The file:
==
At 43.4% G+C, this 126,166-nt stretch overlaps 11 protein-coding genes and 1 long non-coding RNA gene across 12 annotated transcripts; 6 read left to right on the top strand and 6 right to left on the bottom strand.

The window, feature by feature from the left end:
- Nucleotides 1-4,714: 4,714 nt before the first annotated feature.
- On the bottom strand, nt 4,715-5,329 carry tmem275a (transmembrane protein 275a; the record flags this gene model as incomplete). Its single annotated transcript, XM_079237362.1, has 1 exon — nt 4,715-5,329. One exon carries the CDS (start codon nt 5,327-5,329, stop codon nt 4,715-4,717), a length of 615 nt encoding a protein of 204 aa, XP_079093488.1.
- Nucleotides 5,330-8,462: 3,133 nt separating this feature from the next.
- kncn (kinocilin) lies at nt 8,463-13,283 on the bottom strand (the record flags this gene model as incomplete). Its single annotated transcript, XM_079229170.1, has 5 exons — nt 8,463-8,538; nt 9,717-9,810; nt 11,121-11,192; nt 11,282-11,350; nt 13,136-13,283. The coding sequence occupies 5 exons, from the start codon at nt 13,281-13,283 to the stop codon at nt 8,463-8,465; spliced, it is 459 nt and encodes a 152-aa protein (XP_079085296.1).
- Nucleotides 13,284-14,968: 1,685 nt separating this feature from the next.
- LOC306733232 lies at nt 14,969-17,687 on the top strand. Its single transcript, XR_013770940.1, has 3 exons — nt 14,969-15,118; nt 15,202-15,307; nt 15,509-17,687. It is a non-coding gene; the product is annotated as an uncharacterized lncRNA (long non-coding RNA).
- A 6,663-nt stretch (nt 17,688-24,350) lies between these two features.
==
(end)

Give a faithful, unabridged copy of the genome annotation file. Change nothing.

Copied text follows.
At 43.4% G+C, this 126,166-nt stretch overlaps 11 protein-coding genes and 1 long non-coding RNA gene across 12 annotated transcripts; 6 read left to right on the top strand and 6 right to left on the bottom strand.

The window, feature by feature from the left end:
- Nucleotides 1-4,714: 4,714 nt before the first annotated feature.
- On the bottom strand, nt 4,715-5,329 carry tmem275a (transmembrane protein 275a; the record flags this gene model as incomplete). Its single annotated transcript, XM_079237362.1, has 1 exon — nt 4,715-5,329. One exon carries the CDS (start codon nt 5,327-5,329, stop codon nt 4,715-4,717), a length of 615 nt encoding a protein of 204 aa, XP_079093488.1.
- Nucleotides 5,330-8,462: 3,133 nt separating this feature from the next.
- kncn (kinocilin) lies at nt 8,463-13,283 on the bottom strand (the record flags this gene model as incomplete). Its single annotated transcript, XM_079229170.1, has 5 exons — nt 8,463-8,538; nt 9,717-9,810; nt 11,121-11,192; nt 11,282-11,350; nt 13,136-13,283. The coding sequence occupies 5 exons, from the start codon at nt 13,281-13,283 to the stop codon at nt 8,463-8,465; spliced, it is 459 nt and encodes a 152-aa protein (XP_079085296.1).
- Nucleotides 13,284-14,968: 1,685 nt separating this feature from the next.
- LOC306733232 lies at nt 14,969-17,687 on the top strand. Its single transcript, XR_013770940.1, has 3 exons — nt 14,969-15,118; nt 15,202-15,307; nt 15,509-17,687. It is a non-coding gene; the product is annotated as an uncharacterized lncRNA (long non-coding RNA).
- A 6,663-nt stretch (nt 17,688-24,350) lies between these two features.